Is There Room for Impulse in Business Decision-Making?

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If you have a pulse, at some point you have done something on impulse. Recently, tennis player Svetlana Kuznetsova cut her hair during a match before returning and winning the match. I don't know the details surrounding the emergency haircut, but definitely looked like an impulsive decision at its finest.



In art and sports, spontaneity and split-second decison-making are often encouraged. In the business world, not so much. If you are starting a business, own a business, or even work in a business --you probably have plenty of cautionary tales of impulsive decisions gone wrong. The six-figure-earning account executive who got into a fist fight with a co-worker, the business owner who built an expense around money not yet earned, the employee who leaves a passive-aggressive (or just plain aggressive) note on the refrigerator, or the elected official with the insensitive tweet. All true stories of decisions that were so irresistible in the moment that the person curved their entire trajectory.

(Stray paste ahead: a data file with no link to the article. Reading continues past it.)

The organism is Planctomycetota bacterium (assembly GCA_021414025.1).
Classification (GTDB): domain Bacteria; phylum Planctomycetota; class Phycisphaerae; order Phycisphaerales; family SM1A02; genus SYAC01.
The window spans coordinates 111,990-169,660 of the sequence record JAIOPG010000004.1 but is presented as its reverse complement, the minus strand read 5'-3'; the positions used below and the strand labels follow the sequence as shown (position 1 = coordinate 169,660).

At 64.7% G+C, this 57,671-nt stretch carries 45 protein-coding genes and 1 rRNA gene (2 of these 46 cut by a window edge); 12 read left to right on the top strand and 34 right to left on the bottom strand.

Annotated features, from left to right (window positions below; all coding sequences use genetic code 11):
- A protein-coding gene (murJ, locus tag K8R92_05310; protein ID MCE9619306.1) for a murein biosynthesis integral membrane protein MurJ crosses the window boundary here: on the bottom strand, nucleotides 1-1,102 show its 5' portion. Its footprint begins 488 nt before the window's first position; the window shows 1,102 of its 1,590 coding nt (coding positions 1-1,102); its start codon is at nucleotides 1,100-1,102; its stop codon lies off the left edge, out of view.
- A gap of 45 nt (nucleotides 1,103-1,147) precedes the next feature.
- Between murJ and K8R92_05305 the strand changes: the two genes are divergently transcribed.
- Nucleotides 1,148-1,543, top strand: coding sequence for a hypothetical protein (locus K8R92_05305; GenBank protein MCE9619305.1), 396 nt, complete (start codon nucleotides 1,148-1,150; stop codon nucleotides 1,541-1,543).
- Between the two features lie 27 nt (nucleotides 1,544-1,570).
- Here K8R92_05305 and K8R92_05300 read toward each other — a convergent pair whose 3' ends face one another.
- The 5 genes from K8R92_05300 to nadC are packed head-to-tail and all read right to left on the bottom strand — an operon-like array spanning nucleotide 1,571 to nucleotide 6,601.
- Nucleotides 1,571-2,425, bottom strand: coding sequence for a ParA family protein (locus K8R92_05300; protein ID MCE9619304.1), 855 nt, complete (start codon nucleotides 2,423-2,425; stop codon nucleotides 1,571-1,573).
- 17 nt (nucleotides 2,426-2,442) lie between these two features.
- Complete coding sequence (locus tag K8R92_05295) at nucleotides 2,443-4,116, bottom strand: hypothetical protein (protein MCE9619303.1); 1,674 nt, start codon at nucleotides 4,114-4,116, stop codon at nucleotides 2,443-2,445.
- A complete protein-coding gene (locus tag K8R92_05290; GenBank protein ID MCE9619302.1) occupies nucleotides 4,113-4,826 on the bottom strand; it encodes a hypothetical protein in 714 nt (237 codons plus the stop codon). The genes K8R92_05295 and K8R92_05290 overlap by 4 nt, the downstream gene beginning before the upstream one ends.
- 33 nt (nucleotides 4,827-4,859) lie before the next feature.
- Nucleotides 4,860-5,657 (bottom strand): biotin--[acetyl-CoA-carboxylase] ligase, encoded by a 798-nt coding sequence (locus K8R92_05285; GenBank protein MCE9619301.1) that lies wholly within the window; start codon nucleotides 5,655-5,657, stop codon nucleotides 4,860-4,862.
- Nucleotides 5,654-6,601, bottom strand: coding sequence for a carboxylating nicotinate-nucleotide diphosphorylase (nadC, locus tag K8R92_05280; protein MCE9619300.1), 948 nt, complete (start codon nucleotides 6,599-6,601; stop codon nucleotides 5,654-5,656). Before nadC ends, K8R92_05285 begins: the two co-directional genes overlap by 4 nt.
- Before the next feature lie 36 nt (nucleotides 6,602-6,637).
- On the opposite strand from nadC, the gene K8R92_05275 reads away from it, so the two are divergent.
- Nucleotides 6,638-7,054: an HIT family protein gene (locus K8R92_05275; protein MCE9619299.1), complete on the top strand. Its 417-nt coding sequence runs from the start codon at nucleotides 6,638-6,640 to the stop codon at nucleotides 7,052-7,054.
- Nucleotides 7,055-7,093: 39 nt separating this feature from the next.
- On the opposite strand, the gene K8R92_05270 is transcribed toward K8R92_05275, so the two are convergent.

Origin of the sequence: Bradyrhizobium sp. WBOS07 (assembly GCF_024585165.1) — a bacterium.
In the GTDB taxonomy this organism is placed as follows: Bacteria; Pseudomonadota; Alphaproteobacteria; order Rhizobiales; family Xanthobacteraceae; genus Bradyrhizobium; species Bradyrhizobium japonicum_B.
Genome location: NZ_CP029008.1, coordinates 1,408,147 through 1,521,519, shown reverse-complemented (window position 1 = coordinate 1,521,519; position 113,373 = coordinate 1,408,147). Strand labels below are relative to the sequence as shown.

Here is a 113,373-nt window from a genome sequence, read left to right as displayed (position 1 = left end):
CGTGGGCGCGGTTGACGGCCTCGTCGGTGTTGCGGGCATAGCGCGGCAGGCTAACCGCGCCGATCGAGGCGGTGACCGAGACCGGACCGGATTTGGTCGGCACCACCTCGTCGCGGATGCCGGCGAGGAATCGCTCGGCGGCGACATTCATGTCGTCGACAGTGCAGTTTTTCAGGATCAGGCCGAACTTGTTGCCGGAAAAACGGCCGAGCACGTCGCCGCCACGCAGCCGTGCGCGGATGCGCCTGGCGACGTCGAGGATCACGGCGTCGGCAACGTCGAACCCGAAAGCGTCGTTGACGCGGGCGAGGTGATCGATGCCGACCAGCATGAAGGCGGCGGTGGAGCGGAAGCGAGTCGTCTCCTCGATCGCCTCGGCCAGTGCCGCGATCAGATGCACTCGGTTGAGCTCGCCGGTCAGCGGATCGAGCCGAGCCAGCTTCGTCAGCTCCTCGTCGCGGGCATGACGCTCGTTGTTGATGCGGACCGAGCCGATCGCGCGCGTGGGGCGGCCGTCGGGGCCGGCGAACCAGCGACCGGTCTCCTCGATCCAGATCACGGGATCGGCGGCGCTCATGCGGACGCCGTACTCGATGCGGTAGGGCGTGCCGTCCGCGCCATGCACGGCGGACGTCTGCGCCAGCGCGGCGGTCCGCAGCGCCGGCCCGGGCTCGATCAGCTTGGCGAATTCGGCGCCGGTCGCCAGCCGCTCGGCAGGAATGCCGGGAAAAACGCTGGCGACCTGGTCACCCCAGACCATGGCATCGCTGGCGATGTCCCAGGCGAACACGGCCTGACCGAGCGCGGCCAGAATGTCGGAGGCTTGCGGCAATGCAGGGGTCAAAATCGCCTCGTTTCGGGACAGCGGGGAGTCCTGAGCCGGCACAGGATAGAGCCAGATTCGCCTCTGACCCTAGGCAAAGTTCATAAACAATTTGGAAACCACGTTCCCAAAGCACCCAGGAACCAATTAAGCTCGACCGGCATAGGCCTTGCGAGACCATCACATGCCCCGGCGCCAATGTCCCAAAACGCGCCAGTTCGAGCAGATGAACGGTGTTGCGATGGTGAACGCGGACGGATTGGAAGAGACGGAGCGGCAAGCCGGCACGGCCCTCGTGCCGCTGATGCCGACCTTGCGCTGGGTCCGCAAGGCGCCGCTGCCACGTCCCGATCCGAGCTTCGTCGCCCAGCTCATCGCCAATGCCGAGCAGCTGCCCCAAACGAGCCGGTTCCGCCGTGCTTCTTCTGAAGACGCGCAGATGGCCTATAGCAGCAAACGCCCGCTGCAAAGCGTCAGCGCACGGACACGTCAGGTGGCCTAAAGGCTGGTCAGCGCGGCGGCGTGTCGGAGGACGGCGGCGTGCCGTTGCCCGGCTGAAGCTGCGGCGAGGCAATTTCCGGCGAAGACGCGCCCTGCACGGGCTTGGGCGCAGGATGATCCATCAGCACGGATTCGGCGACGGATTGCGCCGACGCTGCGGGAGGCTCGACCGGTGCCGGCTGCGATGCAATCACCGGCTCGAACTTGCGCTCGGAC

Darrin-Stevens-Bewitched-Pouring-Coffee-Working
Darrin Stevens working on a campaign
Although we are more familiar with the cautionary tales of impulse gone wrong in the business arena, there are a host of examples of when it goes right. I am reminded of my very first marketing mentors: Darrin and Samantha Stevens (Bewitched).  Much of the ongoing plot of the popular sitcom was built around the hard-working mortal, Darrin Stevens, who would inevitably be plugging away on a high-stakes marketing campaign when some sort of witch-related catastrophe would develop around his magical wife, Samantha. Witches, warlocks, incantations, and spells did not come close to the biggest trick (or treat) of the show: Samantha would seamlessly come up with an instinctive and innovative way to wow the clients Darrin and his two-faced boss Larry had been working weeks on. In hindsight, it was not magic; Samantha, as a mother and housewife, was a member of the target audience for many of the products Darrin was trying to market.

Now that I have grown up (a little) and learned (a little), I realize that the business - especially marketing--has to have a balance of strategy and spontaneity. In technology, we see it all the time: carefully planned new product launches are tempered with relatively quick decisions to acquire or sell products. When Facebook bought Instagram from Kevin Systrom for one billion dollars, it broke the internet. In hindsight, it was a good move but at the time it seemed too risky.

I don't recommend making any billion dollar decisions on the fly. However, I think there is a bit of room for impulse in the business decision-making process. What say ye?

Have a Happy,

Leslie
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